Hoarding: Collecting Real Danger In Your Home

We all have those special sentimental items that we just can’t part with.

They are the keepsake items that mean so much to us: The Teddy Bear that was our best friend growing up, the sports card collections that includes every member of the 1972 undefeated Miami Dolphins and the 1989 Chicago Cubs, our grandmother’s wedding dress and our grandpa’s old power tools.

Then there’s the meaningless junk that litters our homes: The 30-year-old lawn mower that hasn’t worked in 20 years, the 25-year-old collection of People Magazines that haven’t been read, in well, 25 years; a pile of three years of unopened weekly shoppers unfortunately stored right next to the gas can in the garage; the 14 dozen paper plate sets we bought back in 1993 and never opened; the 5,000 VHS tapes featuring unwatched non-classics like “Howard The Duck,” “Ishtar” and “Weekend At Bernie’s 2;” the hundreds of old soup cans lying around in the attic which for some reason we never threw out; all those colorful 1980s clothes that we haven’t worn, since the 1980s; and the 23 nameless farm cats who’ve taken up residence in some our homes.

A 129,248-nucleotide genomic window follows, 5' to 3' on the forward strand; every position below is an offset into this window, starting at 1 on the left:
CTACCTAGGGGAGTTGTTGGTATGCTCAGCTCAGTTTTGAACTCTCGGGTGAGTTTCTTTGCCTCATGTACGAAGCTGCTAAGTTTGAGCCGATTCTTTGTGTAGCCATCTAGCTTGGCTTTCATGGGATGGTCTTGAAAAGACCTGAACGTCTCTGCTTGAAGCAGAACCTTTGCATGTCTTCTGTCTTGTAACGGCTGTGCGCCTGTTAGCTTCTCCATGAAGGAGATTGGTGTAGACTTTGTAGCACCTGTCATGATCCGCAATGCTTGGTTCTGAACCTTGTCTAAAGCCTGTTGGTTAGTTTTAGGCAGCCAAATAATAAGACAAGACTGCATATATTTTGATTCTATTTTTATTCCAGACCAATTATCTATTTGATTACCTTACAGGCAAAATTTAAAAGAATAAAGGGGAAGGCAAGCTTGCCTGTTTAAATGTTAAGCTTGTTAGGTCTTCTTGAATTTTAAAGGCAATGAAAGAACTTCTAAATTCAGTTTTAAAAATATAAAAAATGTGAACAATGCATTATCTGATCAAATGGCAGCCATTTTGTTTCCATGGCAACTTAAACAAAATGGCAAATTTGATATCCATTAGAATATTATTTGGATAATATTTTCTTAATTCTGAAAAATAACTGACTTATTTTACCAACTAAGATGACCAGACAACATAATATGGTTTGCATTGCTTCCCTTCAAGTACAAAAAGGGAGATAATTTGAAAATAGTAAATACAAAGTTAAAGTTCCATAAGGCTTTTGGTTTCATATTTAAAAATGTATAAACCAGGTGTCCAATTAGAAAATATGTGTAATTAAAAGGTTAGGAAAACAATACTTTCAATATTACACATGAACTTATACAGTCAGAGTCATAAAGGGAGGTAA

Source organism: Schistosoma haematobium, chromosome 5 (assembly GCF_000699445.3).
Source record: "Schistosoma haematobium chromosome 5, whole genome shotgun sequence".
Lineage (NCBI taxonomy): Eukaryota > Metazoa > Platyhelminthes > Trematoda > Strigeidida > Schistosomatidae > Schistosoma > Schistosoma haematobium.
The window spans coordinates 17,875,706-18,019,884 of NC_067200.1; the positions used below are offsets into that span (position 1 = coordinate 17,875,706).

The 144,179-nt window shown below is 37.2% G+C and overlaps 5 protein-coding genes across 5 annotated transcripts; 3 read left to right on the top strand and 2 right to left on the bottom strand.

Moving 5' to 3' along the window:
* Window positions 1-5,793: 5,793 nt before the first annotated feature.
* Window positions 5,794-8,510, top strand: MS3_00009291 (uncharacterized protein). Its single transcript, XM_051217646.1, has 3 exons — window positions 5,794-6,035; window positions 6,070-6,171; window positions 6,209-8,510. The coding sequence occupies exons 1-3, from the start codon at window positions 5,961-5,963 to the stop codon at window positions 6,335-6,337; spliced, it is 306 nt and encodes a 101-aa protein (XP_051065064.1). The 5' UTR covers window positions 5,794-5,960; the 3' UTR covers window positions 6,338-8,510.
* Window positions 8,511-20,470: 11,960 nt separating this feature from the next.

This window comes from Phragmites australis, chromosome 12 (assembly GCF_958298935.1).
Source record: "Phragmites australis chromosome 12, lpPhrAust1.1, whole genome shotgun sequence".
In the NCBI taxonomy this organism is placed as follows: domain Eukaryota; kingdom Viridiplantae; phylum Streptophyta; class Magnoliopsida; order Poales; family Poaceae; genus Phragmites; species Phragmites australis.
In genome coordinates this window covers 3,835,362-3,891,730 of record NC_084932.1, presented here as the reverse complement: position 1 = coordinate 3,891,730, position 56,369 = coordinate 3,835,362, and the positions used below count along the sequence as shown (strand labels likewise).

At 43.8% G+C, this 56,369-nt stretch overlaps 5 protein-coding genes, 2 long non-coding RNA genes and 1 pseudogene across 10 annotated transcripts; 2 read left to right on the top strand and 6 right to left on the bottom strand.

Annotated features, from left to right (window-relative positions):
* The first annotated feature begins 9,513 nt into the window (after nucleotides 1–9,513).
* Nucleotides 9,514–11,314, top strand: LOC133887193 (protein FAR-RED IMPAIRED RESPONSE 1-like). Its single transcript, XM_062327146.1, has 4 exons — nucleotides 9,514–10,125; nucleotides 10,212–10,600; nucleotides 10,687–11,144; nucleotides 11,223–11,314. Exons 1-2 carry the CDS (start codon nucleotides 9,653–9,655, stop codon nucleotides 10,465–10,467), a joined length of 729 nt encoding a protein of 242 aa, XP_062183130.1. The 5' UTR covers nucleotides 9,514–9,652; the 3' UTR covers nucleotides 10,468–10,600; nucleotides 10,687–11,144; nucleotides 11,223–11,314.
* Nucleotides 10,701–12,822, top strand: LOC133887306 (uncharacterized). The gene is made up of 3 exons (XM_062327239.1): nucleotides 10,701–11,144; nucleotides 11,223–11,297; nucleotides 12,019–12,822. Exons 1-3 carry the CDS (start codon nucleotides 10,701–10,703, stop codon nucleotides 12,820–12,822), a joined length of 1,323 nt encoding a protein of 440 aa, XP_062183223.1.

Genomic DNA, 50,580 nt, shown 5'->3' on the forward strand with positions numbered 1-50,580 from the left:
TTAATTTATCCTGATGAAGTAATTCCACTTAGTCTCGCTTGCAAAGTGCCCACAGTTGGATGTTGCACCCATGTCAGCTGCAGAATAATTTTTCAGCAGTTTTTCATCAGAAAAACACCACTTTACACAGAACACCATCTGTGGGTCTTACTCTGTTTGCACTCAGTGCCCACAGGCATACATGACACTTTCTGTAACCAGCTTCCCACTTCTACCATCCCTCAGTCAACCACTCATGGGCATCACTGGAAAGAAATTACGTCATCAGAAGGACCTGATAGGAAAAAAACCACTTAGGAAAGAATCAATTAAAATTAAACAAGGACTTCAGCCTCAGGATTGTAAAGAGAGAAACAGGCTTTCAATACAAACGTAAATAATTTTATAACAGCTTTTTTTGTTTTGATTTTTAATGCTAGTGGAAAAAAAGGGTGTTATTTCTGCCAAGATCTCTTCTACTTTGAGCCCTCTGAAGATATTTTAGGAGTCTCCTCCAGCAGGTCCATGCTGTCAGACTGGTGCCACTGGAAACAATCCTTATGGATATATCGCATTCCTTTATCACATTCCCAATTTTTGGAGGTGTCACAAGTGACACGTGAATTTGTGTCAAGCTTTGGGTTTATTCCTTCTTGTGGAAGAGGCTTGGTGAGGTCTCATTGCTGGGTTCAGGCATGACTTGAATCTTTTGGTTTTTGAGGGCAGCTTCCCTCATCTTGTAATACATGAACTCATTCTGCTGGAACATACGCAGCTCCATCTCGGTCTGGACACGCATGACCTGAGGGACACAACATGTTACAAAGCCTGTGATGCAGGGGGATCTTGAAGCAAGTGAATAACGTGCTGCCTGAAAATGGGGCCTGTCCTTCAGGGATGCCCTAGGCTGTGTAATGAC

We all know the rule of antiques and keepsakes: One person’s junk is another person’s treasure. But holding onto non-valuable items long past their useful expiration date presents all kinds of health and safety risks. Compulsive hoarding can turn your home into a junkyard, compromise its safety and livability, threaten your health and take over your life.

Folks, we’re not hear to judge (there’s nothing wrong with hanging onto your Jean-Claude Van Damme VHS movie collection, but we do recommend taking a good hard look at your Pauly Shore movie library).

Hoarding is defined as “a persistent difficulty discarding or parting with possessions because of a perceived need to save them.” Hoarding is often, though not always, a symptom of psychiatric disorder. And hoarding, as documented in the A&E television documentary series, is on the rise in America.

Most of us have a drawer or a closet filled with things we’ve been meaning to sort through. But for compulsive hoarders, parting with objects seen as completely worthless to others can be agonizing and sometimes impossible without professional help.

This stuff ends up taking over homeowners’ homes, and, in worst case scenarios, their lives.

You Might Be A Hoarder If …

OK, outside of maybe Martha Stewart, we all have junk scattered around our home, but how do you know if you have a hoarding problem?